Later on, vessels Royal William and S.S. Sirius created milestones as the first large passenger ships to cross the Atlantic relying on steam-powered propulsion. They were also deemed to be the first-ever ocean liners of their kind.
Over the next several decades, the shipping industry saw further developments in terms of improved propulsive power, speed, hulls constructed of higher breeds of iron and steel, and other technological advancements in innovative designs and technologies.
This led to the passenger shipping business reaching newer heights. Ships became bigger, safer, faster, had improved systems, more reliable builds, and also catered to enhanced passenger comfort and amenities.
Around the same time ocean liners flourished globally, the concept of ferries also came into being, though with much lesser hype. The first ferry was constructed in 1871 in Istanbul and weighed about 150 tons.
The idea gained prominence and became popularized around the world as small-sized, low-powered vessels, capable of transporting passengers and sometimes other utilities like cars round the clock across short distances along designated routes, mainly in a water body like a large lake, rivers, canals, channels, and at most, along a shoreline, harbour region or en route a nearby island of tourist attraction.
In many countries, ferries comprise a significant component of the public transport system. However, they were nowhere even close to being perceived as an alternative to ocean liners, which had been the only reliable workhorse for long-distance intercontinental travel thriving through several decades.
However, during the 20th century, the monopoly of ocean liners faced a challenge for the first time in the form of a similar rival: cruise ships or cruisers.
Unlike ferries or the ocean liners themselves, cruise vessels do not have a clear-cut timeline of origin as towards the middle of the 19th century when the passenger shipping industry with the rapid development of large and fast liners thrived as the only reliable mode of interocean transport, the concept of ferrying holiday-seekers for pleasure or recreational purposes came into limelight.
Italy, the global tourism hotspot, was the epicentre for this development when during the 1830s, they conceived the first cruising services for the elite class to various destinations. For the rest of the century, P&O and other European companies began popularizing cruise services as a new form of tourism business which garnered attention worldwide.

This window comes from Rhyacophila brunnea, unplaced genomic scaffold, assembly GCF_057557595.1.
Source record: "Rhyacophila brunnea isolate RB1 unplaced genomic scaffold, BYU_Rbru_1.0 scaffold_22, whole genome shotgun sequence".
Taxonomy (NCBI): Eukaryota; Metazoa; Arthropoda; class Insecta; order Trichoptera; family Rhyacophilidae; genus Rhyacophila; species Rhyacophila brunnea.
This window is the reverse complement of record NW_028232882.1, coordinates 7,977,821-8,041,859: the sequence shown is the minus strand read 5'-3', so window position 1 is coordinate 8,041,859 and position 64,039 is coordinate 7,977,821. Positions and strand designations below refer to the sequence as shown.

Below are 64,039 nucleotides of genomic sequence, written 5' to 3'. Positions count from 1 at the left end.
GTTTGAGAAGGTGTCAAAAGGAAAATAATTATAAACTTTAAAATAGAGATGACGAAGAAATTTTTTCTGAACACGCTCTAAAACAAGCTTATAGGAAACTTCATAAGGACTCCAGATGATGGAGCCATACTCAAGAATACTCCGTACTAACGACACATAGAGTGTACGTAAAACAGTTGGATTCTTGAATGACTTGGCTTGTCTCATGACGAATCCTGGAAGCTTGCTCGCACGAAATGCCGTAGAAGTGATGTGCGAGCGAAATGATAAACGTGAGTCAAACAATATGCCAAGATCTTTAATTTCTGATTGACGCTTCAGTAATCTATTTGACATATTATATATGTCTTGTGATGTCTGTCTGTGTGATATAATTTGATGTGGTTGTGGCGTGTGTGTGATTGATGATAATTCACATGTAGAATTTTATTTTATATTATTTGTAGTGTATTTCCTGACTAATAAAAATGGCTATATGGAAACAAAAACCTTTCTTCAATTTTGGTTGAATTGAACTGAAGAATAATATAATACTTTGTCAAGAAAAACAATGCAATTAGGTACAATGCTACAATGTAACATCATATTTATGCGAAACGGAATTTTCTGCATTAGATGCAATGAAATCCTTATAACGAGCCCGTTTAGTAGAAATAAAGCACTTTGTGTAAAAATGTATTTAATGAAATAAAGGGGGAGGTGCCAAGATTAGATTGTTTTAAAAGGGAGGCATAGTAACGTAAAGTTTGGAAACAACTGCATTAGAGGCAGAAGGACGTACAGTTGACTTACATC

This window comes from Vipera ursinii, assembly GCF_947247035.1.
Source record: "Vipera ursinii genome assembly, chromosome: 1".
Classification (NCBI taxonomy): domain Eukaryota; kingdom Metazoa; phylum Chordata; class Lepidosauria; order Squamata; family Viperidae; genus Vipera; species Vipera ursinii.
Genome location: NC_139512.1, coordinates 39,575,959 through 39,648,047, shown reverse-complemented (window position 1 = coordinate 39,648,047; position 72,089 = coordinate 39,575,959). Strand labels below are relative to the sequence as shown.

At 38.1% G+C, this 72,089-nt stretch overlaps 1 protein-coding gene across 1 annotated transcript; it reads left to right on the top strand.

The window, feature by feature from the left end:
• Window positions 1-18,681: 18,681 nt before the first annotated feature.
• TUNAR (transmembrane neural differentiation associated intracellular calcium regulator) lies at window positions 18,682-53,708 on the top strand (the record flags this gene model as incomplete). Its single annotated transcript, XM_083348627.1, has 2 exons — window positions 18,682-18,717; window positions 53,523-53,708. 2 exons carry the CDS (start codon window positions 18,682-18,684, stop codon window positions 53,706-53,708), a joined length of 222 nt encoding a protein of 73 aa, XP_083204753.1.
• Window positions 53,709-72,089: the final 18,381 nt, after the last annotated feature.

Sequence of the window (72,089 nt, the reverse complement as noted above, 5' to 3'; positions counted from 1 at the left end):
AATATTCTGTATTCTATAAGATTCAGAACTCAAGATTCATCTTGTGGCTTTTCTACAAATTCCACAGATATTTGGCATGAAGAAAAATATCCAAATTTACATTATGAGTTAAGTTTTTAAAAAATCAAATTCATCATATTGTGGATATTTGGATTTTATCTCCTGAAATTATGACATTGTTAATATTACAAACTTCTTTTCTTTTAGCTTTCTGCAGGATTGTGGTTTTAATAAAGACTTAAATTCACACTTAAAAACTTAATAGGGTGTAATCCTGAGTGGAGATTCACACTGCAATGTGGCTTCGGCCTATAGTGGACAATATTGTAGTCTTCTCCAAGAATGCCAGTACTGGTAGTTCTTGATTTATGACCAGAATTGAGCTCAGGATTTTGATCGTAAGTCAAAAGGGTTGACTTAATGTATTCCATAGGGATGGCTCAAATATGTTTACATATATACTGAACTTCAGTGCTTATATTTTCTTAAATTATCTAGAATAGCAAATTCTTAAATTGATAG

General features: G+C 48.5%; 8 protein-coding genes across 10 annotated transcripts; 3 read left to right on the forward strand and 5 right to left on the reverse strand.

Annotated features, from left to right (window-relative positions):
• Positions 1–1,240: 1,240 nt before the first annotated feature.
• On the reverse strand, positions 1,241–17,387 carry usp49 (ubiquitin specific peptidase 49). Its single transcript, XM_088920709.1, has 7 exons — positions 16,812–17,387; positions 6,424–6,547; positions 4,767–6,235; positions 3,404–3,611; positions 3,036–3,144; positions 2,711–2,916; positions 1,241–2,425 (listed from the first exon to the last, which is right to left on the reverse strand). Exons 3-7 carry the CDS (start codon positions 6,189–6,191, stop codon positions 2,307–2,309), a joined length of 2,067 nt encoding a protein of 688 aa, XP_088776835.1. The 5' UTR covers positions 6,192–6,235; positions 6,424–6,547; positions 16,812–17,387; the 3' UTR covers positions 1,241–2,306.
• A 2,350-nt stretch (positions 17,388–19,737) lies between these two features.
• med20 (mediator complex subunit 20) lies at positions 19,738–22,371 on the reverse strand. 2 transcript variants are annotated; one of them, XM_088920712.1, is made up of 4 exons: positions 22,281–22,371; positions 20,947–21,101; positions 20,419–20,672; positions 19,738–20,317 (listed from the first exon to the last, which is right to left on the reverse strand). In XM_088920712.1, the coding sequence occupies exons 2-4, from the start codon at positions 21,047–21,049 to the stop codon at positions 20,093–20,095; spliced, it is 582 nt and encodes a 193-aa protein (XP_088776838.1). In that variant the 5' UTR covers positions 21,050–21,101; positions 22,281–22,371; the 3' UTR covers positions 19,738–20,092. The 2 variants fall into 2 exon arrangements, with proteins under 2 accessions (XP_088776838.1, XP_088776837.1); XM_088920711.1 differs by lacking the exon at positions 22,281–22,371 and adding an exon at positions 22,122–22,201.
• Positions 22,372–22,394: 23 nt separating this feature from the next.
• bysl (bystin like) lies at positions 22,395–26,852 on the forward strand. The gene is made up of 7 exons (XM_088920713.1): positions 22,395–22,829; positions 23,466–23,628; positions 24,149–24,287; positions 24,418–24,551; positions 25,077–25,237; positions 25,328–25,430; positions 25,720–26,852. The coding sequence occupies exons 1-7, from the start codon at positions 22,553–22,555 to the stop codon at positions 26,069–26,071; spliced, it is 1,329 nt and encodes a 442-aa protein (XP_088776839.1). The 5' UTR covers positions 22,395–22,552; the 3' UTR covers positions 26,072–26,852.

The ocean liner industry suffered a major blow during the First World War when the global economy suffered a great deal of damage and several of the liners in service were converted to hospitals, bunkers, troop carriers, or even destroyed due to enemy assaults.
Though again after the war, the passenger shipping services revived to some extent, the outbreak of the Second World War sired an irreversible ordeal.
After the completion of the war in the mid-20th century, with nations grappling with their losses, the advent of commercial aviation led to the start of the ocean liner trade’s demise, at a pace as rapid as its flourishment a century ago.
With advanced aircraft which could transport passengers safely across the globe in so much less time, passenger transport through ships began to be widely viewed as redundant and cumbersome. However, cruise shipping for pleasure and tourism gained prominence.
In a desperate attempt to uphold their businesses from faltering, and keeping up with the changing times, liner companies started venturing more into acquiring dedicated cruise ships or even modifying existing ocean liners to cater to enhanced passenger comfort and enjoyment, providing short-term solutions to the turbulent state of affairs.